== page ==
Ireland proposed at last year's preparatory committee that a dedicated resource should be provided possibly within the UN Office for Disarmament Affairs to assist the co-conveners and other interested states and civil society actors to develop creative and innovative proposals and, in particular, confidence-building measures that could begin to move the process forward. Trust and confidence are key to the success of any negotiation, and this is what we need most of all.
Recently, Ireland celebrated an auspicious moment in our history, 20 years of the Good Friday agreement and the success of the Northern Ireland peace process. The agreement has had many challenges. It hasn't always lived up to its promise as a beacon of hope and reconciliation, but it has endured, and the hard-earned peace that is represented has lasted in spite of all the difficulties, including those that confront it today.
That achievement wasn't built in a few weeks of negotiations and only through the dedication and preparedness to take risks of some leaders, though that wasn't lacking either. But rather, it was built through decades of work within communities, schools, churches, within labor movements, business associations, political parties, academics, think tanks, working together or as individuals to establish lines of communication, to start a conversation, to build bridges instead of walls, to have a cup of coffee instead of shouting across the barricades. Mostly it was built by starting conversations and by listening to the other’s viewpoint. It was also built by women reacting to the loss and devastation within their communities and determined to end the violence once and for all.
Within the NPT process, there often is talk of needing to identify the bridge builders. Those states, groups of states, civil society actors, leaders who can find a way forward to bridge the divisions between those who seek immediate and nonconditioned implementation of the NPT's disarmament provisions and related commitments and those who believe that, while nuclear disarmament is the ultimate goal of the NPT, the conditions are not yet right for it to happen.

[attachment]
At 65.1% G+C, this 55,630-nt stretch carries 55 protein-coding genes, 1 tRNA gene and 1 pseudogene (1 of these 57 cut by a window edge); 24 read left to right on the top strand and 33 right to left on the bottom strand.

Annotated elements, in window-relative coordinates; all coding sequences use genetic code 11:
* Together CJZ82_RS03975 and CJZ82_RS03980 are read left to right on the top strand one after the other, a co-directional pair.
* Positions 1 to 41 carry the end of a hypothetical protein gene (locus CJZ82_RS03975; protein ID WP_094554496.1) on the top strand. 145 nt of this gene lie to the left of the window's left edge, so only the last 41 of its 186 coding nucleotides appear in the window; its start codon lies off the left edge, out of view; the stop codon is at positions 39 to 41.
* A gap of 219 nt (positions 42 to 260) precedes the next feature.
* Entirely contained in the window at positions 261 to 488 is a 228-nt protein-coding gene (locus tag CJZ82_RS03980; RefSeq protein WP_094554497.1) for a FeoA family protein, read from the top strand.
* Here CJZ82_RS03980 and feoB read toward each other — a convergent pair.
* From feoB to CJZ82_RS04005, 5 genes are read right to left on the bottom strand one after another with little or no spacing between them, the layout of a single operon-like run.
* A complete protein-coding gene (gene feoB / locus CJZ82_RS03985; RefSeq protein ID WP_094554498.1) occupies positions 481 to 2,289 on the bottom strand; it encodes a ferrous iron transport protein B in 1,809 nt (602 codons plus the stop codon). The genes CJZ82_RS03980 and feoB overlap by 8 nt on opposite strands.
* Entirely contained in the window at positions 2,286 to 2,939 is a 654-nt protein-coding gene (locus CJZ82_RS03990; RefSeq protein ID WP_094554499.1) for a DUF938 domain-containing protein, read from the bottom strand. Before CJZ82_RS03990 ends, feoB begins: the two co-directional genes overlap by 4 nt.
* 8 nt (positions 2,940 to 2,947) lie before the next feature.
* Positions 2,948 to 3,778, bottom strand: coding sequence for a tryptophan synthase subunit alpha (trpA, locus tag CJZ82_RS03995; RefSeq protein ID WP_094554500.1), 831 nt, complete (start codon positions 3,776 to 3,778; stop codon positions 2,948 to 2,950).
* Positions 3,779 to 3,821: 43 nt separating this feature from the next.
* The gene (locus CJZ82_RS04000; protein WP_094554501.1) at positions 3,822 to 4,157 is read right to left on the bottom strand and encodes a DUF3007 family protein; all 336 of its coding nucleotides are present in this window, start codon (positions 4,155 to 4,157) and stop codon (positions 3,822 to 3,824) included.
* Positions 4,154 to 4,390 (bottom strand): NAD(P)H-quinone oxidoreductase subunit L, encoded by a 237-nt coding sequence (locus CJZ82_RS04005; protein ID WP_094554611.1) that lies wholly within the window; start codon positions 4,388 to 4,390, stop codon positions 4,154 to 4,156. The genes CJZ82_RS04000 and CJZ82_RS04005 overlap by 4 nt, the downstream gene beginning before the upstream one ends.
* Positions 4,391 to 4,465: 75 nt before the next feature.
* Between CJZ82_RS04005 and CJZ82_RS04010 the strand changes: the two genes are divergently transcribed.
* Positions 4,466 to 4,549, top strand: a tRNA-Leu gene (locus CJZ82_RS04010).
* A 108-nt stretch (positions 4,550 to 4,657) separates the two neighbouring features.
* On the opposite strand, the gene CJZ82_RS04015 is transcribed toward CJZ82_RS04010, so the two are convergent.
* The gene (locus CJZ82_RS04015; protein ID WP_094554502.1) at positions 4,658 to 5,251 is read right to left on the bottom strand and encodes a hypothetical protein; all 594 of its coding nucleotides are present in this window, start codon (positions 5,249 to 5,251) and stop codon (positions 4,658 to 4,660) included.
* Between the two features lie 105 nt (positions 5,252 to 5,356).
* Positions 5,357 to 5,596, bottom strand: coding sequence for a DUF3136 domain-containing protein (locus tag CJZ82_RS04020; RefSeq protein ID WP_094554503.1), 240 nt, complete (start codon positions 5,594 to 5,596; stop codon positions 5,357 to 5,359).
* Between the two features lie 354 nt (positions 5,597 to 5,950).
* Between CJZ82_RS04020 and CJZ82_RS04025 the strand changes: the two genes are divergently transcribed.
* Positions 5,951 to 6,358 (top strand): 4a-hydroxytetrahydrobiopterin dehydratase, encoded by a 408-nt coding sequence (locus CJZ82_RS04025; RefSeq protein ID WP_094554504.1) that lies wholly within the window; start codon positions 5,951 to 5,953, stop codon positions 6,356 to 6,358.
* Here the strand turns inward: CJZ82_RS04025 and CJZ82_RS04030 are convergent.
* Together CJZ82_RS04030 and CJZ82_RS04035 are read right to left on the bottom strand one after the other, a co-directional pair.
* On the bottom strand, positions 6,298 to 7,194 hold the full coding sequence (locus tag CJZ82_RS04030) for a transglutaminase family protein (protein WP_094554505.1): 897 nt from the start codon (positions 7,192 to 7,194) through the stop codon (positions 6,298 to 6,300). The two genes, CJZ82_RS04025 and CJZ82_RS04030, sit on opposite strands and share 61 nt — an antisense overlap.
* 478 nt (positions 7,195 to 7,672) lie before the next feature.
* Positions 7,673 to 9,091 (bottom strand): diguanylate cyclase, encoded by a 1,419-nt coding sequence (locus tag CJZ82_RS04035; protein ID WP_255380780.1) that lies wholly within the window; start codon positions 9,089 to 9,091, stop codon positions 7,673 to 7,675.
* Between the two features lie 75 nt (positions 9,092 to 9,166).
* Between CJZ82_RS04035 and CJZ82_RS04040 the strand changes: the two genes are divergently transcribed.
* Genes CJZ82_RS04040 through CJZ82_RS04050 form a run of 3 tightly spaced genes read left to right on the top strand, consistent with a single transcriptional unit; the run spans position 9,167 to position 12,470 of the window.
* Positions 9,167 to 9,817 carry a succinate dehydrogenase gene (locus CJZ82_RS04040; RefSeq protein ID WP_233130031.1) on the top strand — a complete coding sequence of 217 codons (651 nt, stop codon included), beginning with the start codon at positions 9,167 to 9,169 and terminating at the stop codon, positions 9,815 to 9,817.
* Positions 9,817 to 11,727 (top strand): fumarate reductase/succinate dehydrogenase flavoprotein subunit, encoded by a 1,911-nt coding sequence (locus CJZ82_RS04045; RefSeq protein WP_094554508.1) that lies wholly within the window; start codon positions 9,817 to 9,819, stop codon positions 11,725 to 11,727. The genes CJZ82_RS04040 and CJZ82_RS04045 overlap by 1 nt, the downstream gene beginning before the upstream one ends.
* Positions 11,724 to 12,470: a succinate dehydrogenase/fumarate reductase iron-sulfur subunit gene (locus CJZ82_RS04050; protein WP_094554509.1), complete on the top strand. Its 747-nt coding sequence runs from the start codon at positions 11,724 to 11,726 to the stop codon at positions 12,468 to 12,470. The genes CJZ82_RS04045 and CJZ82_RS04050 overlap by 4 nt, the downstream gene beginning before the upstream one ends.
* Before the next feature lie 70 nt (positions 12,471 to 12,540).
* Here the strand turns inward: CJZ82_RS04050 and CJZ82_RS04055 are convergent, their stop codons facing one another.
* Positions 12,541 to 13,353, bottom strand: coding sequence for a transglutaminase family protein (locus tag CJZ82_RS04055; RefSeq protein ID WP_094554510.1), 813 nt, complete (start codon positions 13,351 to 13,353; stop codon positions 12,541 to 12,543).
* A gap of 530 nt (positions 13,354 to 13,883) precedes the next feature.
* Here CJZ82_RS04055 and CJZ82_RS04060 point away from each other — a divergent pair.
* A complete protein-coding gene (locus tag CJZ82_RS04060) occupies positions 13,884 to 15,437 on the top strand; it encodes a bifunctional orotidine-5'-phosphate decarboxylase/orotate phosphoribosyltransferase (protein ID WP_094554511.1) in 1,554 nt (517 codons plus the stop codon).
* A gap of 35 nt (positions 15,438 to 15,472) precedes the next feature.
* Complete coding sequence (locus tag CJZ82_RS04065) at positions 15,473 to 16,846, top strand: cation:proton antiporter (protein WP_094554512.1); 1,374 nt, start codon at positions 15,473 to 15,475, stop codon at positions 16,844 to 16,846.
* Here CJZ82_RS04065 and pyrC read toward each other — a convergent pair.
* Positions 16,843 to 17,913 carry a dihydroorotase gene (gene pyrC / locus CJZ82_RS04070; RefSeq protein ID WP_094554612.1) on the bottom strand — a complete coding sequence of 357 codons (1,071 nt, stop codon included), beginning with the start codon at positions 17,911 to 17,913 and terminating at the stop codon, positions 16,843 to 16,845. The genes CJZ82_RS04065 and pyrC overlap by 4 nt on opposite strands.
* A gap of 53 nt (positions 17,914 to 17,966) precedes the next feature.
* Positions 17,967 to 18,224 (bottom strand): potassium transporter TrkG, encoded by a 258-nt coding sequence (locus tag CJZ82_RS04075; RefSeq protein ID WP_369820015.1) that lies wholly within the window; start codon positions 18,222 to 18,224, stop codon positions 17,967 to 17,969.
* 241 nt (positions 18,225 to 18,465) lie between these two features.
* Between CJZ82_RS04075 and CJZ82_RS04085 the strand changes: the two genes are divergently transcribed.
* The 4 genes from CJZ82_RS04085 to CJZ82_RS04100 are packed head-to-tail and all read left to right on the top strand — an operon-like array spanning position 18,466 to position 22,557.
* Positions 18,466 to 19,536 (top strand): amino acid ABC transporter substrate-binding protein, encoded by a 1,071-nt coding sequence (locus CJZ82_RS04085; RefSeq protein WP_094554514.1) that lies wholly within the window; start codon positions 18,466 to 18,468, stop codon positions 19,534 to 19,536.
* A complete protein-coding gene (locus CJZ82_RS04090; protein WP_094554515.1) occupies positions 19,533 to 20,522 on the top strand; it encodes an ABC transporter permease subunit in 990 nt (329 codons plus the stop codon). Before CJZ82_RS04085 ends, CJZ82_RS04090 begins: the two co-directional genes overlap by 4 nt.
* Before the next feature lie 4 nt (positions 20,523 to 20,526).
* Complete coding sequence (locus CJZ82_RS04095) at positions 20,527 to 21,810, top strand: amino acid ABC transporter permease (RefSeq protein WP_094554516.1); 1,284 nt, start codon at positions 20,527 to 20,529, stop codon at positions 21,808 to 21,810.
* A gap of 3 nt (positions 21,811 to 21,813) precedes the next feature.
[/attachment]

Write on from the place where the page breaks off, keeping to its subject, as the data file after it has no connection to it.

With the second NPT preparatory committee, we can all be bridge builders, those who believe that nuclear disarmament is essential to creating the conditions for a peaceful and secure world and those who believe we must create a peaceful and secure world before nuclear disarmament can happen.
When speaking of the Good Friday agreement and the need for renewed commitment to its implementation and objectives, Irish Deputy Prime Minister Simon Coveney said renewal does not demand perfection. It demands leadership, courage, and hard work. For the NPT, we also need leadership, courage, and hard work. Most of all, we need to begin a dialogue to find what works and what can bring us nearer to the realization of our mutual goal, a world without nuclear weapons and a successful outcome to the 2020 NPT review cycle.
There are already some promising green shoots in the chairman's draft summary from last year's preparatory meeting, including the recognition of gendered impacts of nuclear weapons and the need to increase women's participation in nuclear disarmament forums. As Pope Francis has said, a world without nuclear weapons will not be this world just without nuclear weapons, it will be a different world. For those of us who want that different world, it's time to begin both imagining and creating it.
Jackie O’Halloran Bernstein recently completed her posting as director for disarmament and nonproliferation at Ireland's Department of Foreign Affairs and Trade. This is adapted from her keynote address to the annual meeting of the Arms Control Association on April 19 in Washington.